The increases in Rhode Island’s employment statistics cooled a little in June, although employment, labor force, and jobs based in Rhode Island all showed increases. Because the labor force increased more than employment, however, the state’s official unemployment rate ticked up a tenth of a percentage point, to 4.2%.
Of course, those numbers come with the caveat that Rhode Island’s annual experience has been a big improvement early in the year that the federal Bureau of Labor Statistics (BLS) largely revises away the following January. Even so, the number of Rhode Islanders who say that they are employed remains 13,989 below the state’s pre-recession peak, while the labor force remains 18,116 below its peak.
The fact that the employment deficit is smaller than the labor force deficit explains the state’s low unemployment rate, without painting a positive picture. The following chart shows that the state’s unemployment rate would still be 7.2% if so many Rhode Islanders hadn’t stopped looking for work.
Bringing Rhode Island’s neighbors into the picture shows that the Ocean State hasn’t been alone in employment growth, suggesting that (to the extent the improvement isn’t just statistical noise) local policies don’t deserve much of the credit, if any. Indeed, the general picture is one of an increasing gap between Rhode Island and the two states that surround it.
Nationally, Rhode Island is one of 10 states that has yet to recover all of the employment it had at its pre-recession peak, although sixth-worst may be the best relative standing the Ocean State has had since the market crash… and Vermont now has given Rhode Island a break as the worst in New England by this measure.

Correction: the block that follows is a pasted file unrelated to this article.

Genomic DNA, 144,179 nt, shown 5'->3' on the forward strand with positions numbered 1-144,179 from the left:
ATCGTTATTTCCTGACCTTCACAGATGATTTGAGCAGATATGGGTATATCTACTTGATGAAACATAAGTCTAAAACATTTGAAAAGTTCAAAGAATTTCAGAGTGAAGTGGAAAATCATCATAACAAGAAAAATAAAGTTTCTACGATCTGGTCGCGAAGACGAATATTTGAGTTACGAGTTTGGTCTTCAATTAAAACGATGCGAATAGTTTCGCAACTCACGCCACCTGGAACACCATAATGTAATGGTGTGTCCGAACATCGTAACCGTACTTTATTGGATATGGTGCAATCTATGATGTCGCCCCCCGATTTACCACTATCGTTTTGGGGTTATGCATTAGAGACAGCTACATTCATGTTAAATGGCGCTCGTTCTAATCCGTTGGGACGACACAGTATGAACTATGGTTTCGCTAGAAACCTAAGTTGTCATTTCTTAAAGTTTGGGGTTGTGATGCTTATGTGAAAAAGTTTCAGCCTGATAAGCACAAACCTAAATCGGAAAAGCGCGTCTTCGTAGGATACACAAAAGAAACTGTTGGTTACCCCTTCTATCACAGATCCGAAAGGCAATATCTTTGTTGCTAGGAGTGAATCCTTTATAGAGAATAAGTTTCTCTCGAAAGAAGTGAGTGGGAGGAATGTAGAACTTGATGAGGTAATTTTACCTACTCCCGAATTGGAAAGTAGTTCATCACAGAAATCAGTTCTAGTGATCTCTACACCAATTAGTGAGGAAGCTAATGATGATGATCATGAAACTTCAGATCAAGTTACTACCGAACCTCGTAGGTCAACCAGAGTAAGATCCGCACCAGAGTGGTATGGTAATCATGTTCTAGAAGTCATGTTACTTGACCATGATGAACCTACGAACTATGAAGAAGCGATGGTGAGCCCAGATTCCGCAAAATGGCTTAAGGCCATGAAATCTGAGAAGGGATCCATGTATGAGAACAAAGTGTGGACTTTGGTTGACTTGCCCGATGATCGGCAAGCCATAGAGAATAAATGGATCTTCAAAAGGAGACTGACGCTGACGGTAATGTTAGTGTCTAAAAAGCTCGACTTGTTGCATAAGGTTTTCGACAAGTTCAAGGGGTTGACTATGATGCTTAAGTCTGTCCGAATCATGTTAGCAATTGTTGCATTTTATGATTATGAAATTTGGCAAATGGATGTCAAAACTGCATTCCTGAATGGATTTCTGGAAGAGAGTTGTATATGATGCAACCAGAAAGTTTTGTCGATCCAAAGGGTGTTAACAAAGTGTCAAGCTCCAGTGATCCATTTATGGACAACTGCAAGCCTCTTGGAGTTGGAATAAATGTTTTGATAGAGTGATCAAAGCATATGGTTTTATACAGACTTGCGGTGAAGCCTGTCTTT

Perhaps the most significant of the dubiously positive news for Rhode Island is that the state has finally recovered all of the jobs based in the state from its pre-recession peak, which the Ocean State has bested by 600 jobs. Better yet, these numbers tend to be more stable, so this milestone might actually prove to have been real. Of course, the state took a long, long time to get back to this point, and the long slog suggests that overcoming the loss of the last decade was more the result of an inevitable trend of meager 1% annual growth than a recent boost from government policy. Indeed, the two completed fiscal years during Democrat Governor Gina Raimondo’s term have seen slower job growth than the two fiscal years before she entered office.
A deeper picture of Rhode Island’s economy can be viewed on the RI Center for Freedom & Prosperity’s Jobs & Opportunity Index (JOI). In summary, Rhode Island remains in its 48th-in-the-country rut, as any improvements are undone by slippage elsewhere. On the positive side of the ledger, employment and jobs are up and SNAP enrollment is down, while state and local taxes have decreased some. Canceling those improvements out, however, are increases in Medicaid enrollment, a decrease in personal income, and an increase in federal taxation.
The only significant change in the New England race is that Vermont edged past Maine by not slipping as much since April.
Of the following two issues related to Rhode Island’s public schools, which one is a greater concern?